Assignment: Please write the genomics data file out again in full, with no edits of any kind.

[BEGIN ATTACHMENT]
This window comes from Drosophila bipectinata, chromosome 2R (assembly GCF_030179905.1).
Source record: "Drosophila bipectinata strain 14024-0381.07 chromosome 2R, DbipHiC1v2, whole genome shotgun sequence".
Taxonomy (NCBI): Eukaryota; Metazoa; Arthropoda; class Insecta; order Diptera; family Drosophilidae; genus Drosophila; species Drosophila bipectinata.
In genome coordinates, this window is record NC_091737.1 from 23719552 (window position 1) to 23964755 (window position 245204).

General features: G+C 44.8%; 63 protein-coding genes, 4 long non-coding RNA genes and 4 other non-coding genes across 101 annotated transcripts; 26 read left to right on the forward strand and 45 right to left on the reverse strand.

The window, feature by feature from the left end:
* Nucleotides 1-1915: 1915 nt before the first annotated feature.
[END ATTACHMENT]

This window comes from Drosophila bipectinata, chromosome 2R (assembly GCF_030179905.1).
Source record: "Drosophila bipectinata strain 14024-0381.07 chromosome 2R, DbipHiC1v2, whole genome shotgun sequence".
Taxonomy (NCBI): Eukaryota; Metazoa; Arthropoda; class Insecta; order Diptera; family Drosophilidae; genus Drosophila; species Drosophila bipectinata.
In genome coordinates, this window is record NC_091737.1 from 23719552 (window position 1) to 23964755 (window position 245204).

General features: G+C 44.8%; 63 protein-coding genes, 4 long non-coding RNA genes and 4 other non-coding genes across 101 annotated transcripts; 26 read left to right on the forward strand and 45 right to left on the reverse strand.

The window, feature by feature from the left end:
* Nucleotides 1-1915: 1915 nt before the first annotated feature.